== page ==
On Monday, I looked at which players showed an increase in their batted ball distances from 2010 to 2011. Not all increases can be seen in the year to year data. Some changes begin to occur during the season like with Jose Bautista and Curtis Granderson in the past couple of years. Here is a look at some players that may be turning their game around for the better
The data I use for the analysis is from MLB. It is used in their Gameday display and on their website. The data indicates where the ball was fielded, not landed. The reason I like to only look at fly ball and home run distances is that the ball is usually fielded where it would have landed. Besides the distance the ball travels, it is also important for a HR hitter to pull the ball as much as possible. The fences can be up to 100 ft shorter in the corners than in straight away center.
So I took all the hitters with 30 total fly balls or home runs in both halves of the 2011 season. Then, I compared the change in distance and angle of the batted balls. Here is a select list of players with a decent jump in distance and/or angle (full list of players here).
Note: For the Batted Ball Angle angle, -45 degrees is a ball hit on the left field line, 0 is a ball hit to dead center and +45 is a ball hit on the right field line.
|1st Half of 2011||2nd Half of 2011||Difference|
|Name||Distance (ft)||Angle||Distance (ft)||Angle||Distance (ft)||Angle|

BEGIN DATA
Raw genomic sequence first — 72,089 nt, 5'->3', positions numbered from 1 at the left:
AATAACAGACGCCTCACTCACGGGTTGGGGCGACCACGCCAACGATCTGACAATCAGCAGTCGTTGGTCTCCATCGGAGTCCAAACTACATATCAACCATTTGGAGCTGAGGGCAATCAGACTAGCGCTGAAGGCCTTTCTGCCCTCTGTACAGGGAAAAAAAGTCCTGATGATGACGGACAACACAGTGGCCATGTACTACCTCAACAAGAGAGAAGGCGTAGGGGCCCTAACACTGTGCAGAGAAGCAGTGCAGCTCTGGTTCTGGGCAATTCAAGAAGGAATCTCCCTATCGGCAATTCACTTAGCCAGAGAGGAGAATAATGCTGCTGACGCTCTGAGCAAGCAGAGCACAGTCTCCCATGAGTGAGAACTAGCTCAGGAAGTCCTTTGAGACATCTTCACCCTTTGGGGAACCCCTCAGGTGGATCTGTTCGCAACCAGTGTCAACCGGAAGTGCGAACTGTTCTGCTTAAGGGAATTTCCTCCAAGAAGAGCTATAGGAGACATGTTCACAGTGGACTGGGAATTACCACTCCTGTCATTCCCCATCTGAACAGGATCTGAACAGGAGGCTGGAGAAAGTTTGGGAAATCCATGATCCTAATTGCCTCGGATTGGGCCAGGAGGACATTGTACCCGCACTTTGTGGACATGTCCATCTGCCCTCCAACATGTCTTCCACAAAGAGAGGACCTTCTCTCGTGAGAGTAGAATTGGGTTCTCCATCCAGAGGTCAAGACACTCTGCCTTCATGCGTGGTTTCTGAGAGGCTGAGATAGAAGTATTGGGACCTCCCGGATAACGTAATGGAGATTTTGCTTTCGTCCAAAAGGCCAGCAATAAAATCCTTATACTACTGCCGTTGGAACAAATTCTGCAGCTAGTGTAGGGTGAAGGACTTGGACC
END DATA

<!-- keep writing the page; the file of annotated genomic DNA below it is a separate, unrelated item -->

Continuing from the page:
If you want to look at the data for any player over any time frame, you can go to:
PW: Dave (capital D)
Click on: Angle and Distance of a Hitter’s Batted Balls
Enter in the player and parameters.
Here is a more detailed look at a few of the players.
Josh Willingham – Josh had his greatest HR total in 2012 with Oakland. The key for the right handed hitter was not the increase in distance, but his ability to turn on the ball for HRs. Here is graph of his batted ball angles over the last 5 years with a LOESS averaging curve.
Generally his fly balls were to center field in the past, but he really began to turn on them in 2011. Oakland may have been the worst place for him to be productive. If he moves to a hitter friendly park, watch out.
Jacoby Ellsbury: Here is Jacoby’s splits for the season:
0.316/0.377/0.490 11 HRs
0.328/0.375/0.625 21 HRs
He kept getting better as the season went on. He saw his distance increase (33 ft more) and he pulled the ball more (by 8 degrees). People may think that he may regress a bit in 2011. If he hits like he did in the second half, he could improve in 2012.
Nick Markakis – His numbers aren’t the sign of a breakout, but they may be a sign of a halt in the decline of his power. Here are his SLG and batted ball numbers since 2008:
2008: 0.491, 304 ft
2009: 0.453, 299 ft
2010: 0.436, 291 ft
2011: 0.406, 283 ft
The power decline is obvious. He did show some signs of improvement in the second half. He hit the ball a little further at 287 ft. Also, he began to turn on the ball a little bit more by 9 more degrees. This can be seen with his 2nd half SLG at 0.442. He is not back to his 2008 levels. If an owner is looking for a little more fantasy value than the trends and projections may say, Nick could be your man.
Print This Post